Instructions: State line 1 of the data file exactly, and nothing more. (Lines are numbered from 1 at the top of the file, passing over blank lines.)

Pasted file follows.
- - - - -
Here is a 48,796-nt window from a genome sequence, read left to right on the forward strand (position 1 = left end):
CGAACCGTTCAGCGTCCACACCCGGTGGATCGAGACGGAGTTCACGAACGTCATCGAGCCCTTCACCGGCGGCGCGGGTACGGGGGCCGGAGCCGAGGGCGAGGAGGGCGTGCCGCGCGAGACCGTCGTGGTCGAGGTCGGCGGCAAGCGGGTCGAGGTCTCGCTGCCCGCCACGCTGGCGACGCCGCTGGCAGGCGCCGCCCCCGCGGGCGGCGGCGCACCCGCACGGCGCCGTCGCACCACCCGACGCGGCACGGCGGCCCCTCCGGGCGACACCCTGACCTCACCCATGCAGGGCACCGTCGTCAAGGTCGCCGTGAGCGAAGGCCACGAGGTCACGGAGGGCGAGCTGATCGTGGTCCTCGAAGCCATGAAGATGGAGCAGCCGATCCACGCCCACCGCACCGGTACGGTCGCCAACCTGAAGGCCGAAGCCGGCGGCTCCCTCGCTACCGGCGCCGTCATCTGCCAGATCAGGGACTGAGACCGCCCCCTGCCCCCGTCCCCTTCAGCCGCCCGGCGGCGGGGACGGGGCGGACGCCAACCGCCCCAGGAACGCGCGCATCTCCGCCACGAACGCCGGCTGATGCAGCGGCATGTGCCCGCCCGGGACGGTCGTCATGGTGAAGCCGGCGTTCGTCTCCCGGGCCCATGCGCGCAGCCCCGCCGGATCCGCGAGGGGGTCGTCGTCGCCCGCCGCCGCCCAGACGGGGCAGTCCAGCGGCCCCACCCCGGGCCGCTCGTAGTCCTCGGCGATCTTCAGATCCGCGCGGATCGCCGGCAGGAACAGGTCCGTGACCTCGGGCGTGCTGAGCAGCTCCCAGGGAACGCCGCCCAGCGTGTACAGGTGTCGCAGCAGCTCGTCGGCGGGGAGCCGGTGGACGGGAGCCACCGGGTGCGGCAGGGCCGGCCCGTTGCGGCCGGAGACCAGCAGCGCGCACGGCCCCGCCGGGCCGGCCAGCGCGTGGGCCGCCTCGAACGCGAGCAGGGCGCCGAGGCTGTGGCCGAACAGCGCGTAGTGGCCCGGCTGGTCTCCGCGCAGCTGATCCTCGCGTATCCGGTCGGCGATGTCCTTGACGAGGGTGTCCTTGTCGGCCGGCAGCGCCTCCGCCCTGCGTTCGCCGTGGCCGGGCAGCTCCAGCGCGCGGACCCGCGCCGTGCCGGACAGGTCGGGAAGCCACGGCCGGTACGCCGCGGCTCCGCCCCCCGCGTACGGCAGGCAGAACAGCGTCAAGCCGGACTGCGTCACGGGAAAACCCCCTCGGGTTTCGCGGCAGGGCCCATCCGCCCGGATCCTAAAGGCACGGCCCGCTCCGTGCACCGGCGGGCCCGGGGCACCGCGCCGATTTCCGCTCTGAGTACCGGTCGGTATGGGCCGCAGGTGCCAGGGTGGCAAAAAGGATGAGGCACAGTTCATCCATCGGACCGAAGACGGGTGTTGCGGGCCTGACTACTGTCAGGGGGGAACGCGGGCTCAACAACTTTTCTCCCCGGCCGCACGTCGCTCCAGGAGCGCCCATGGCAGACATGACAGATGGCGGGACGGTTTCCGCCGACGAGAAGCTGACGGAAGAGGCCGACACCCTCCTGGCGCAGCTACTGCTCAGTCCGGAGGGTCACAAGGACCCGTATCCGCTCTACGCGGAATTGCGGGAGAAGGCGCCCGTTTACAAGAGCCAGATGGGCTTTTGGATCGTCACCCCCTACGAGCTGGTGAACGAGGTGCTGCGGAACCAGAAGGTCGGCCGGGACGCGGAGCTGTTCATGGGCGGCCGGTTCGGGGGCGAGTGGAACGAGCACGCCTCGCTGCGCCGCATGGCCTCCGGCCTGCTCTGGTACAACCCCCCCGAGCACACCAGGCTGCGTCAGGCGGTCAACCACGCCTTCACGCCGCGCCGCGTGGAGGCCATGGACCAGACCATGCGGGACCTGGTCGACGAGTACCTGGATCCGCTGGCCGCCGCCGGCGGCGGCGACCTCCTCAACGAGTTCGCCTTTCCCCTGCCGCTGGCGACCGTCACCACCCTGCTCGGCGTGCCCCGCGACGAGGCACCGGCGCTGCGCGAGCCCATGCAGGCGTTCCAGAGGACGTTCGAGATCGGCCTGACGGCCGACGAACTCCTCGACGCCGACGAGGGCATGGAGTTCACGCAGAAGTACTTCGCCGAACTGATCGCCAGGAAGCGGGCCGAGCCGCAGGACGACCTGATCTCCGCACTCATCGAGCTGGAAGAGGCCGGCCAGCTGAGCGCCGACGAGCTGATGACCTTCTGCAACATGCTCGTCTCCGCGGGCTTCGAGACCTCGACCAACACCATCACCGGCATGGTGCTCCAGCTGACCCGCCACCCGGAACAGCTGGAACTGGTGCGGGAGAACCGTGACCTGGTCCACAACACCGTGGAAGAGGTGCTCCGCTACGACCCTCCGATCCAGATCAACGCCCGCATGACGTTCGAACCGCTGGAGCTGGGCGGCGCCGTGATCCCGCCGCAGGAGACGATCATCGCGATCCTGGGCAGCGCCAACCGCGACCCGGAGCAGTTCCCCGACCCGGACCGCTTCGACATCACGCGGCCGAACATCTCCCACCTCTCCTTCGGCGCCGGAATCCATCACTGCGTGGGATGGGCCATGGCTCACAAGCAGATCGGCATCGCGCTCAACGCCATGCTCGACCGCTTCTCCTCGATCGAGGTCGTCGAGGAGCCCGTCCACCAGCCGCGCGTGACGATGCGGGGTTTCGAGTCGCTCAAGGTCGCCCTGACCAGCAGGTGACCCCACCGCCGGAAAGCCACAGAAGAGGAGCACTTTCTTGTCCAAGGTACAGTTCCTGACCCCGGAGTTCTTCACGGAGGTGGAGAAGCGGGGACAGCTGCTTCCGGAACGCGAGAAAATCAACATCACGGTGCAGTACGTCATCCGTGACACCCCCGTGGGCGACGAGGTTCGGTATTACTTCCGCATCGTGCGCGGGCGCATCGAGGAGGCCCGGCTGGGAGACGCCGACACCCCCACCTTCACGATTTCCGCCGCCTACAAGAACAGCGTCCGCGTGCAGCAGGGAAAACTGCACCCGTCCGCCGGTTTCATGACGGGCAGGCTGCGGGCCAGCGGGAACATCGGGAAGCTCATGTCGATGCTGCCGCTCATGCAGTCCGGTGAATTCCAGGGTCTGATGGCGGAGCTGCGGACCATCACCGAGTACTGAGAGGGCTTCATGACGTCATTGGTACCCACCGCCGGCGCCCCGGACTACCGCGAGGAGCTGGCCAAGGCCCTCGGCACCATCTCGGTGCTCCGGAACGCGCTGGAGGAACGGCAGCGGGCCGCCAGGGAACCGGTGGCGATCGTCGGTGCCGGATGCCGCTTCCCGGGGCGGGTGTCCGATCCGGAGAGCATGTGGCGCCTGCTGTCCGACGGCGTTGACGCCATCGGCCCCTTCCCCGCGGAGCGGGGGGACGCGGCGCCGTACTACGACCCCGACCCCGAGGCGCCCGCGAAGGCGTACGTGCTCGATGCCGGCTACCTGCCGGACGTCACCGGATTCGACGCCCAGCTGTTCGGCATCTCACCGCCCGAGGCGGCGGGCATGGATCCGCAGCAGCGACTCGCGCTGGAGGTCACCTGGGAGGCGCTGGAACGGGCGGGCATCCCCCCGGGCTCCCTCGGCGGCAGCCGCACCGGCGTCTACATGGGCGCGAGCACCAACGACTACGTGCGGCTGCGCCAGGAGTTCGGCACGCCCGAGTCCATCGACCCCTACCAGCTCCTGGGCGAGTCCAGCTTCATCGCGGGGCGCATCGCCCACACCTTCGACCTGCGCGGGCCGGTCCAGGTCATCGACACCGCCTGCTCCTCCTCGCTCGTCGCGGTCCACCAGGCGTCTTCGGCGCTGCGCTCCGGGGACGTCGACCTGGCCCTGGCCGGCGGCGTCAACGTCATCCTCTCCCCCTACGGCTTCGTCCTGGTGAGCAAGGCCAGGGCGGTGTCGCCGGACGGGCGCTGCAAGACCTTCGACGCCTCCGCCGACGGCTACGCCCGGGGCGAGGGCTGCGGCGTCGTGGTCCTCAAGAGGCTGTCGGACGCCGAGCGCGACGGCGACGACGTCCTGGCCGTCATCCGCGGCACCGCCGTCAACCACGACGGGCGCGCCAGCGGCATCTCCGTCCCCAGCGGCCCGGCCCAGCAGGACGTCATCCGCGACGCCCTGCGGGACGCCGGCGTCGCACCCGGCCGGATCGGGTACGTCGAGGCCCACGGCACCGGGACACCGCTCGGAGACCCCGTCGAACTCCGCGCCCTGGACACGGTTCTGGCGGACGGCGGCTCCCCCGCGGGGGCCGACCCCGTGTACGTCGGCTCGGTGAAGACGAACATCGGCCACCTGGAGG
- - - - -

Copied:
Here is a 48,796-nt window from a genome sequence, read left to right on the forward strand (position 1 = left end):